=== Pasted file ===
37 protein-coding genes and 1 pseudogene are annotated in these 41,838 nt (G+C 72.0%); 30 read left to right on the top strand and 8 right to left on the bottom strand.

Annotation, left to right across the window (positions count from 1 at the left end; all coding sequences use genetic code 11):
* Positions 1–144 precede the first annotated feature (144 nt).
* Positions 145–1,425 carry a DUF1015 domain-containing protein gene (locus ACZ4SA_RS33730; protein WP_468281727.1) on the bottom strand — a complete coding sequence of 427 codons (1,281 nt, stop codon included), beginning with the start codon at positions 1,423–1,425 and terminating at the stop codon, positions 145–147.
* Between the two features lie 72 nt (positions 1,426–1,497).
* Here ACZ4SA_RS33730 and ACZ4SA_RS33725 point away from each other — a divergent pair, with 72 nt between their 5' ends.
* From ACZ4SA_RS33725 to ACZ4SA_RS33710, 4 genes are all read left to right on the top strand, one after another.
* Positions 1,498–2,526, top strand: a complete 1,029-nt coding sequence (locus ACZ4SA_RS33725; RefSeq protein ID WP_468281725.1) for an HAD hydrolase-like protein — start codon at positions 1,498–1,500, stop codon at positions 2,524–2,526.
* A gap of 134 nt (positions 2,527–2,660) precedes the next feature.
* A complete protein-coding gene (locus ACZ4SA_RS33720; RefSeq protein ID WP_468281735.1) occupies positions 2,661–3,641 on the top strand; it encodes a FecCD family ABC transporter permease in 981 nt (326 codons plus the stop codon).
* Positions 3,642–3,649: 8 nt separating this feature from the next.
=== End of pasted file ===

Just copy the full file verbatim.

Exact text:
37 protein-coding genes and 1 pseudogene are annotated in these 41,838 nt (G+C 72.0%); 30 read left to right on the top strand and 8 right to left on the bottom strand.

Annotation, left to right across the window (positions count from 1 at the left end; all coding sequences use genetic code 11):
* Positions 1–144 precede the first annotated feature (144 nt).
* Positions 145–1,425 carry a DUF1015 domain-containing protein gene (locus ACZ4SA_RS33730; protein WP_468281727.1) on the bottom strand — a complete coding sequence of 427 codons (1,281 nt, stop codon included), beginning with the start codon at positions 1,423–1,425 and terminating at the stop codon, positions 145–147.
* Between the two features lie 72 nt (positions 1,426–1,497).
* Here ACZ4SA_RS33730 and ACZ4SA_RS33725 point away from each other — a divergent pair, with 72 nt between their 5' ends.
* From ACZ4SA_RS33725 to ACZ4SA_RS33710, 4 genes are all read left to right on the top strand, one after another.
* Positions 1,498–2,526, top strand: a complete 1,029-nt coding sequence (locus ACZ4SA_RS33725; RefSeq protein ID WP_468281725.1) for an HAD hydrolase-like protein — start codon at positions 1,498–1,500, stop codon at positions 2,524–2,526.
* A gap of 134 nt (positions 2,527–2,660) precedes the next feature.
* A complete protein-coding gene (locus ACZ4SA_RS33720; RefSeq protein ID WP_468281735.1) occupies positions 2,661–3,641 on the top strand; it encodes a FecCD family ABC transporter permease in 981 nt (326 codons plus the stop codon).
* Positions 3,642–3,649: 8 nt separating this feature from the next.